Oil rigs up 1; gas rigs climb 3
Permian rigs up 7 at 244
Bakken output to fall as DUC count declines
The US oil and gas rig count climbed four to 547 in the week ended May 26, rig data provider Enverus said May 27, as Permian basin drilling activity pushed to a 13-month high.
The number of active oil-focused rigs climbed one to 424 while the number of rigs chasing mostly gas was up three at 123.
But the modest nationwide increase belies a steep increase in the Permian basin rig count, which climbed seven to 244 – the highest since the week ended April 22, 2020. It was the biggest one-week jump in Permian rigs since the week ended March 24.
Rig counts were mixed across the other major oil-focused plays. SCOOP-STACK rig count was up two at 24, the highest since April 2020, while Bakken operators added a single rig for a total 18, putting the rig count there at the highest since May 2020.
But the Eagle Ford rig count was steady at 41, and operators in the Denver-Julesburg play dropped a single rig leaving a total 13 active in the basin.
Rig counts were mostly higher across the major gas-focused basins. Haynesville operators added two rigs for a total 52 active in the play, while the Marcellus basin rig count was up one at 34. Notably the dry portion of the Marcellus saw a gain of two rigs for a total of 22, while in the wet portion rig counts fell one to 12. The Utica basin rig count was steady at 11.
Bakken output to fall as DUC wells decline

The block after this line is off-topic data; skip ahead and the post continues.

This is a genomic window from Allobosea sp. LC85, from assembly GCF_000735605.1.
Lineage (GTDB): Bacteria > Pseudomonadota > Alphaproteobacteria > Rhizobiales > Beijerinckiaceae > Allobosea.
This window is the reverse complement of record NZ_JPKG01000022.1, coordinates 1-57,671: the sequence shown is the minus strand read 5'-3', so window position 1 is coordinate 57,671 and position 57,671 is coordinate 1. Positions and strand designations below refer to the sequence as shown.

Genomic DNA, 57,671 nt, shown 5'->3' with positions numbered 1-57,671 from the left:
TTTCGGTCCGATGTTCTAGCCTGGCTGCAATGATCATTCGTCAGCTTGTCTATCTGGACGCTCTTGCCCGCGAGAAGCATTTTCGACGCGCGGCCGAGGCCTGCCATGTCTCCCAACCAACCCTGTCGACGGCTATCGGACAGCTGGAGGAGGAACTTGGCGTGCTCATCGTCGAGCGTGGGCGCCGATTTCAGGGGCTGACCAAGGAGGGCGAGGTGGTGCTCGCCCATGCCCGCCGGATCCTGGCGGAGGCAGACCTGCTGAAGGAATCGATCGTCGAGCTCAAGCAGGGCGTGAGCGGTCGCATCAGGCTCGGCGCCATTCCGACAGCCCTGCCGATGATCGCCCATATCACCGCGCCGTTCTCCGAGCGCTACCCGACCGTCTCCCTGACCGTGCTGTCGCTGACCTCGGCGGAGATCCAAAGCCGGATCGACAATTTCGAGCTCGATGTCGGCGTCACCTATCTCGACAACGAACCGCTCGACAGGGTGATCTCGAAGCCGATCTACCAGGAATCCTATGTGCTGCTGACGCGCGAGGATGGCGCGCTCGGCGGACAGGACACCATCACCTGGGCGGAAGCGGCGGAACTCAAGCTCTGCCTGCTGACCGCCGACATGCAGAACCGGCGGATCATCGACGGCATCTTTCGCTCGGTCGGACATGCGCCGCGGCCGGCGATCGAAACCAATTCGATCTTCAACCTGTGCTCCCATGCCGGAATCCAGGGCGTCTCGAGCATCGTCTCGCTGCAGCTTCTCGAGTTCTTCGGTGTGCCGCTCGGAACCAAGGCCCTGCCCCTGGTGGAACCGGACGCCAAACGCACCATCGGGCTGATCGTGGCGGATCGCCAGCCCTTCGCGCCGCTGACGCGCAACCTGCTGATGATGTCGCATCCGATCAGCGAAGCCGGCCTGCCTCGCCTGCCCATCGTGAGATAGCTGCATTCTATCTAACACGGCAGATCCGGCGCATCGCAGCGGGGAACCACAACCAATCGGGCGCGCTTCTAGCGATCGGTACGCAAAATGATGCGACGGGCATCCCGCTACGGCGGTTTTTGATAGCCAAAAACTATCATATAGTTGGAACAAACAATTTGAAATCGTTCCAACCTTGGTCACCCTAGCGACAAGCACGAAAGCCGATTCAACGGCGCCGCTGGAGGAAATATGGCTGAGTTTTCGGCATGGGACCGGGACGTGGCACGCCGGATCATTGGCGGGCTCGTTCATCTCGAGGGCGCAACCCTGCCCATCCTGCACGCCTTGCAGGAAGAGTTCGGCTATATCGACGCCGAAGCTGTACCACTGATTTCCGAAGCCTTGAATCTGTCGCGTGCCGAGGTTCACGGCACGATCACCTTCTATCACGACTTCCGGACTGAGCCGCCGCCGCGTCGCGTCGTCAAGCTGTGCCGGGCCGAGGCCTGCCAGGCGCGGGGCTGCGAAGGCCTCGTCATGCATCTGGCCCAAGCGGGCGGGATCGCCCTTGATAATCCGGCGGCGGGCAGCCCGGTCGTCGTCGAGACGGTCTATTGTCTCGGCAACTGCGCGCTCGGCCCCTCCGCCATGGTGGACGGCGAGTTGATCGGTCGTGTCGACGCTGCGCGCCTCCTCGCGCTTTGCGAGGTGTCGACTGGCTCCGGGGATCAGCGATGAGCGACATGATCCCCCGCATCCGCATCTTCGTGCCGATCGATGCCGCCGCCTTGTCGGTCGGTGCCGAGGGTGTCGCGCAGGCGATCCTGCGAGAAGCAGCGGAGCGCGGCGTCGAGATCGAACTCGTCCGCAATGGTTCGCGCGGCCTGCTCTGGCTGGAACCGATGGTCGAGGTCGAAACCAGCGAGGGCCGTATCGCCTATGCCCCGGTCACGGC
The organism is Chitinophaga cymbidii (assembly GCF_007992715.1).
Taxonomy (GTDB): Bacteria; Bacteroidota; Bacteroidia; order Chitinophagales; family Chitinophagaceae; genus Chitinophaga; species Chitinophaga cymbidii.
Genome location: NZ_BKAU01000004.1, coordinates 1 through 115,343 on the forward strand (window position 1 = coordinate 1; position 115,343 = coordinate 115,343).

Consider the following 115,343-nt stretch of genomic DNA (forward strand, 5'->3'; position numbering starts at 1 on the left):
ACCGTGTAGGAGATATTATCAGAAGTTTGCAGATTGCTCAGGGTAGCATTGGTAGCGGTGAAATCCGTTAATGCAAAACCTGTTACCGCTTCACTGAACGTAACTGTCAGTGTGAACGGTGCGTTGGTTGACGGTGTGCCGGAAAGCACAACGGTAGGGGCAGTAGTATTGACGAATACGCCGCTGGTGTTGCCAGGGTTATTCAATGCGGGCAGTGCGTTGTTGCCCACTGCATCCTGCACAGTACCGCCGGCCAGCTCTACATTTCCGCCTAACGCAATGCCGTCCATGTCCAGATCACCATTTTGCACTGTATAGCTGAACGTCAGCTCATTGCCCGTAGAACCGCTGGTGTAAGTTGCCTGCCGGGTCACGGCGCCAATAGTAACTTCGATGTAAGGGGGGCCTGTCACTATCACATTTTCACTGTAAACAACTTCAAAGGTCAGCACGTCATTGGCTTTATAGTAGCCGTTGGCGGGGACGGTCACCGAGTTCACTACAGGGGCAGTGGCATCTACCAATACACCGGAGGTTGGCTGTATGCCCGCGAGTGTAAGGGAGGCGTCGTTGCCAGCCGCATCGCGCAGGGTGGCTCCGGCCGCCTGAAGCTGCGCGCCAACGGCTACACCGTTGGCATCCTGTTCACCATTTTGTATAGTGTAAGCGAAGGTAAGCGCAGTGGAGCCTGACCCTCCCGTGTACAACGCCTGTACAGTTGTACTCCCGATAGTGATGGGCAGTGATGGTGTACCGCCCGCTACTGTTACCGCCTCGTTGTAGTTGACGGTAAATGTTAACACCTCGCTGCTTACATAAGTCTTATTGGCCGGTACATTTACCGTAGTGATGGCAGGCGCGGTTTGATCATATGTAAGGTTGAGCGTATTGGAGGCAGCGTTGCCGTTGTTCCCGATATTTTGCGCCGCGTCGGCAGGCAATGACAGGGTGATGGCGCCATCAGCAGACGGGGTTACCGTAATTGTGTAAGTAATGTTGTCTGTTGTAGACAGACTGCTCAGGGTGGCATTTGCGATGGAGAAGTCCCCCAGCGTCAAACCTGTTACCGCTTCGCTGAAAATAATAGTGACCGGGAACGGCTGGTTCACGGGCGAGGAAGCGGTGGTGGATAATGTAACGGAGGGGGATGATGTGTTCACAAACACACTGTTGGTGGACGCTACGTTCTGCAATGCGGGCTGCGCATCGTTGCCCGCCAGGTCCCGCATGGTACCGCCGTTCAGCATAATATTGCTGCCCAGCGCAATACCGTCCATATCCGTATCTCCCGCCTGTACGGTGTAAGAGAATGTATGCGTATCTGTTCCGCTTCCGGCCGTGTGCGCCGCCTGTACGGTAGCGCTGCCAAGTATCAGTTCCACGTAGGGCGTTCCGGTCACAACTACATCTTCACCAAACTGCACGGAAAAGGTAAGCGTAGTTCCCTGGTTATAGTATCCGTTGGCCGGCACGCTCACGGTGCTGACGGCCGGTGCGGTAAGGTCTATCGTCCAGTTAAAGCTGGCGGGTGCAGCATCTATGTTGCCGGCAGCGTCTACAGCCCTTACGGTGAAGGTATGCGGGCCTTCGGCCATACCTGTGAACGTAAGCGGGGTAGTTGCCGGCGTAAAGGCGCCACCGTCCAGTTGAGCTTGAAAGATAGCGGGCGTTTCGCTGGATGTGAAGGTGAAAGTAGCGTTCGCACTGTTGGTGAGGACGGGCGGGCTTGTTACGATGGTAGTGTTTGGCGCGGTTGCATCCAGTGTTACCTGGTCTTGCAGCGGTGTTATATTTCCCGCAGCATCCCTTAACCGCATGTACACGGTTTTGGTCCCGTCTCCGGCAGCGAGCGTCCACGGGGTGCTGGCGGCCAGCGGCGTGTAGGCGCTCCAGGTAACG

Despite pushing to a one-year high last week, Bakken rig counts are still only around one-third of their prepandemic level seen in early 2020. Platts Analytics expected production to decline in line with the sharp decline in rig counts seen last year.
Instead, operators have relied on the basin’s large number of drilled-but-uncompleted wells and reduced flaring rates to not only uphold, but grow production, in recent months. But these forces are unlikely to maintain growth going forward as the number of DUCs dwindles and infrastructure constraints reduce anti-flaring efforts, according to a forecast by S&P Global Platts Analytics.
From May 2020 through April 2021, the number of Bakken DUCs dropped from 877 to 647, according to data by the US Energy Information Administration. Flaring rates in the Bakken also fell from 13% in March 2020 to 8% in February 2021, providing additional gas that previously would have been flared, according to the North Dakota Industrial Commission.
Platts Analytics therefore expects production to slide from 2.1 Bcf/d at the start of summer to 1.7 Bcf/d by October. The EIA expects Bakken production to decline 55 MMcf/d month over month in June.
Longer laterals add headwinds to rig counts
At a time when squeezing out more oil and gas for less money is a priority for upstream producers, longer laterals are giving a competitive edge in unconventional basins in the US, producing more hydrocarbons per foot drilled while requiring fewer active drilling rigs.
Laterals – the horizontal portion of a well, – have become longer and longer in the last 15 years. Drilling out 15,000 feet, or nearly three miles, horizontally reduces the number of wells companies need to drill to achieve their production goals and does it at increasingly lower costs.
That saves drilling time, cuts surface equipment requirements and cuts downtime to move rigs and crews.
This trend toward longer laterals is likely a contributing factor to the fact that while oil rig counts are still down around 38% from their pre-pandemic level of around 690, US Energy Information Administration reports that crude output is only down around 15% over the same period.
Chris van Moessner